Paleontologists taking a second look at a species of small, four-winged dinosaur have found a fossilized mammalian foot in the predator’s stomach.
It’s the first concrete evidence of dinosaurs eating mammals, the researchers say. Specimens of the dinosaur, Microraptor zhaoinus, have been discovered containing ancient birds, fish, and lizards, so the mammalian find is just the latest known source of protein for this spunky hunter. The team who re-scrutinized the Microraptor fossil published their findings today in the Journal of Vertebrate Paleontology.
“It really demonstrates the generalist diet in this small feathered dinosaur,” said Hans Larsson, a paleontologist at McGill University and the study’s lead author, in an email to Gizmodo. “Adding mammals to the menu shows just how un-specialized this dinosaur was.”
The tree-dwelling Microraptor lived during the early Cretaceous, and specimens have been found across what is now northeast China. The fossil-rich region is called the Jehol Biota, and its well-preserved treasures are a great resource for understanding nuances of dinosaur anatomy, as well as details about different animals’ ecological niches.
Microraptor is thought to have lived in trees, gliding around the Cretaceous forests looking for morsels on branches as well as on the ground. The recently studied specimen is the holotype, meaning it was first of its species to be found and named. It’s only recently been revisited after its discovery back in 2000. The new analysis revealed the mammalian foot—a seemingly unprecedented find.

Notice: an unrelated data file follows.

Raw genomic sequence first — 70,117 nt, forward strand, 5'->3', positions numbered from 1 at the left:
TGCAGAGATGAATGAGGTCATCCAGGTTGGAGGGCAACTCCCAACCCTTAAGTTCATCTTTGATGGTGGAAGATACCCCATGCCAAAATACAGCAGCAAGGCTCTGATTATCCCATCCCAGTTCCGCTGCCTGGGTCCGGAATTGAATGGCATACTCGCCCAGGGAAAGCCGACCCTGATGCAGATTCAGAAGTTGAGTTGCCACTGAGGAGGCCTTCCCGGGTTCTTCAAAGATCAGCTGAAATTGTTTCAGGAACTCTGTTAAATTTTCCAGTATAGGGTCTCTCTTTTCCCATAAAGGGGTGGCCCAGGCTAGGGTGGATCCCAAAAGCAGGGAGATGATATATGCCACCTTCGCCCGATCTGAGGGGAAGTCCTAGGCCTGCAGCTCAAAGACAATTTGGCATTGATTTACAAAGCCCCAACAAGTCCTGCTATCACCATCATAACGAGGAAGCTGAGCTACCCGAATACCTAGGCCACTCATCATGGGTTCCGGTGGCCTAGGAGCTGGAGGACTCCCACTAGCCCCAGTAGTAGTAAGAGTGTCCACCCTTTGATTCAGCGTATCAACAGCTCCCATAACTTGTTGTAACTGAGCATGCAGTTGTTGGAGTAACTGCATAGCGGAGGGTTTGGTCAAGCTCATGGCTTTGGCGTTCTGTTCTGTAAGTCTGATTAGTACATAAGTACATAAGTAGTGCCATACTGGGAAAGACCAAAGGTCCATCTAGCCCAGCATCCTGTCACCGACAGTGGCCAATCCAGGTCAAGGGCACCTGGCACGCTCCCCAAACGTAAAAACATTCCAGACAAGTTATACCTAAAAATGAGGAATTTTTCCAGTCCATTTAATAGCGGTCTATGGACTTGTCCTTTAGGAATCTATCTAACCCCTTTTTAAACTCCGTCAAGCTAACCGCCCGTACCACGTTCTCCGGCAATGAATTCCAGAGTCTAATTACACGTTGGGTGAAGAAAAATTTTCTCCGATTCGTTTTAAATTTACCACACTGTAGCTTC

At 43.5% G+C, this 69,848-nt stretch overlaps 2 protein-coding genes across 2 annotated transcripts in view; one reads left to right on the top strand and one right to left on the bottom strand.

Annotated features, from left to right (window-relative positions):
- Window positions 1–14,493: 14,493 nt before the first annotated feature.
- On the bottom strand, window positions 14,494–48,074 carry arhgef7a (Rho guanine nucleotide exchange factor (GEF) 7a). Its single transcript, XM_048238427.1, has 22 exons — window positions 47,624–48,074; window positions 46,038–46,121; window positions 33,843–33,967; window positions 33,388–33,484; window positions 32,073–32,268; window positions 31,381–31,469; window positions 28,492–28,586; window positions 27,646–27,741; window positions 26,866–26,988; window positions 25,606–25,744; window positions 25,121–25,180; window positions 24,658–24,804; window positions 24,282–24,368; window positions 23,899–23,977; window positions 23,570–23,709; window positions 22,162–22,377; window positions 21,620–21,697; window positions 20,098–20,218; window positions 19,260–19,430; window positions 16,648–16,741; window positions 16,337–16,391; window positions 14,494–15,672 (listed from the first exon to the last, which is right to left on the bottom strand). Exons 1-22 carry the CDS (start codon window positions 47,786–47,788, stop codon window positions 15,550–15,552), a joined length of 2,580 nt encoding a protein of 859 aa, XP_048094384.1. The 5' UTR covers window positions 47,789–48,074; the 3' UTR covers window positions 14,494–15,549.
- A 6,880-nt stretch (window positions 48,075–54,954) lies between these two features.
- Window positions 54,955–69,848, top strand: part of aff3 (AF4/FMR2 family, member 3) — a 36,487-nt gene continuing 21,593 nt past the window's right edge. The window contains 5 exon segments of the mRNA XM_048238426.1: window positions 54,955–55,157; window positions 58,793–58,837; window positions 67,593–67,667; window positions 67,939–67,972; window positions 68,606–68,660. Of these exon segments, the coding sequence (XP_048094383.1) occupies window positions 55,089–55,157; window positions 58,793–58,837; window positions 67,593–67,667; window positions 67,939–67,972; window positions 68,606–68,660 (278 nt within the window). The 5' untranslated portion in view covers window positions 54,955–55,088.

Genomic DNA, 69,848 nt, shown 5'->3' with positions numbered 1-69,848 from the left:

The researchers couldn’t identify the particular mammal species, but the foot’s preservation within Microraptor allowed them to understand its ecological niche and, obviously, its predators.
“Gut contents are amazing snapshots into the diet of fossil animals, but they are so rare that it can be difficult to figure out whether the preserved ‘last meal’ represents the animal’s normal diet or a weird, one-off event that lucked into getting fossilized,” said Stephanie Drumheller-Horton, a paleontologist at the University of Tennessee, Knoxville, who was not affiliated with the recent paper, in an email to Gizmodo.
“Microraptor is shaping up to be a very interesting exception to that rule, with multiple, beautifully fossilized specimens preserving different ‘last meals,’” Drumheller-Horton added. “Taken together, the authors make a compelling case that this little theropod wasn’t a particularly picky eater, eating all sorts of small-bodied animals in its environment.”
The mammal foot apparently did not belong to a distant human ancestor; the team said it had similarities to the morphologies of Sinodelphys, Yanoconodon, and Eomaia, all ancient species of early mammals that looked roughly like opossums or rodents.
The foot belonged to an animal about the size of a mouse. The team’s analysis found the critter wouldn’t have been a good climber—an indicator that Microraptor may have occasionally swooped down to the forest floor for feeding.
“The foot seems completely intact, and thus was swallowed whole. How much of the mammal was swallowed is unknown,” Larsson said. “However, there were several other unidentified bones around the foot in the rib cage, so I suspect that more of that mammal was consumed.”
The researchers could not determine whether the animal was hunted and killed or if the feathered dinosaur had scavenged its body.
Given the luck paleontologists have had with the Jehol Biota so far, it may just be a matter of time before another meal-laden specimen offers more insights about the Cretaceous food scene.
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